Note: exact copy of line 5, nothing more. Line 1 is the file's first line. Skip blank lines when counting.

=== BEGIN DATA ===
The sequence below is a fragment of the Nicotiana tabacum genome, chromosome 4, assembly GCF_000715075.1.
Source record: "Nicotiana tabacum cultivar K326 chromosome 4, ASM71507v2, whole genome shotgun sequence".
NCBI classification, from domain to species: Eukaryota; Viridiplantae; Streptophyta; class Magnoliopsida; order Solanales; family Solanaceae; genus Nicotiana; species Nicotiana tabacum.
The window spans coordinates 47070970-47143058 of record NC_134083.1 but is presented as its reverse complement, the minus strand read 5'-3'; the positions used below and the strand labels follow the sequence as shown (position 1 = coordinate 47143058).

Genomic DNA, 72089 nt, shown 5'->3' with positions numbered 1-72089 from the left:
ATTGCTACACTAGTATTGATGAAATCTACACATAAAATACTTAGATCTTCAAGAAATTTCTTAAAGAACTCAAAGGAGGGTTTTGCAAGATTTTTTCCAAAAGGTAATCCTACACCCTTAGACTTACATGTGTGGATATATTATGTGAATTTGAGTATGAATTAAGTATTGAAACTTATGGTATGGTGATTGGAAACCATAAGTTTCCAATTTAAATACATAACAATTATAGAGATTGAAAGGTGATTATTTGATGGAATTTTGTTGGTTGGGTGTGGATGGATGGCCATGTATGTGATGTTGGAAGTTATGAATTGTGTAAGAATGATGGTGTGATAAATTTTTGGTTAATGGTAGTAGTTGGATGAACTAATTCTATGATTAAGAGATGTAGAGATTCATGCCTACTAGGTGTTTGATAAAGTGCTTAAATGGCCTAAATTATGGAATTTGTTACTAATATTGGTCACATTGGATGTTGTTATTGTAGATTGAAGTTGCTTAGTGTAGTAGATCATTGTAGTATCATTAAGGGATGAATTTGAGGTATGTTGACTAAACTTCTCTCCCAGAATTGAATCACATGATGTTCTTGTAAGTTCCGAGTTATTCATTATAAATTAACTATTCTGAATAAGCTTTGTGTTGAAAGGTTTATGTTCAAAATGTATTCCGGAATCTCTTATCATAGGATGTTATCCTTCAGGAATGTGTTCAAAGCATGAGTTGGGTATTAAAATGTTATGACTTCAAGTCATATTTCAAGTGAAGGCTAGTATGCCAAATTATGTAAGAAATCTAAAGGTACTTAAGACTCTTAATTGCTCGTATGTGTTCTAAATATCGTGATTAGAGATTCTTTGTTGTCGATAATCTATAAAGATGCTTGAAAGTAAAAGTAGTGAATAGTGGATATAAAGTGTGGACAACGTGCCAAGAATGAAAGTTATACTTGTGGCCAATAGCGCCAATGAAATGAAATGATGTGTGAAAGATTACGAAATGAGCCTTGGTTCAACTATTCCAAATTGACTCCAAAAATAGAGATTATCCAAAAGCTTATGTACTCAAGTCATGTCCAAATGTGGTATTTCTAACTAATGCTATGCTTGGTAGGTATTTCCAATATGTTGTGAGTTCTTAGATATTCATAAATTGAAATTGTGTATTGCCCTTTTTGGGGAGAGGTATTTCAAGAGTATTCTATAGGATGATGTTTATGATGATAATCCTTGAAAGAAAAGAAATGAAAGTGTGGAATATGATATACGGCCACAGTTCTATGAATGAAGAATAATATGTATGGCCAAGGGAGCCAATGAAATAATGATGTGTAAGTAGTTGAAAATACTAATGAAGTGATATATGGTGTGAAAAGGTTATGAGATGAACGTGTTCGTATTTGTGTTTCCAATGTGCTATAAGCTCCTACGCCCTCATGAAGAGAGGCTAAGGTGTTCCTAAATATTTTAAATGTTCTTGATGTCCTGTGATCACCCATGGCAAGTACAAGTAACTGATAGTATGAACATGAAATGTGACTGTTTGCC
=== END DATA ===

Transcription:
Genomic DNA, 72089 nt, shown 5'->3' with positions numbered 1-72089 from the left: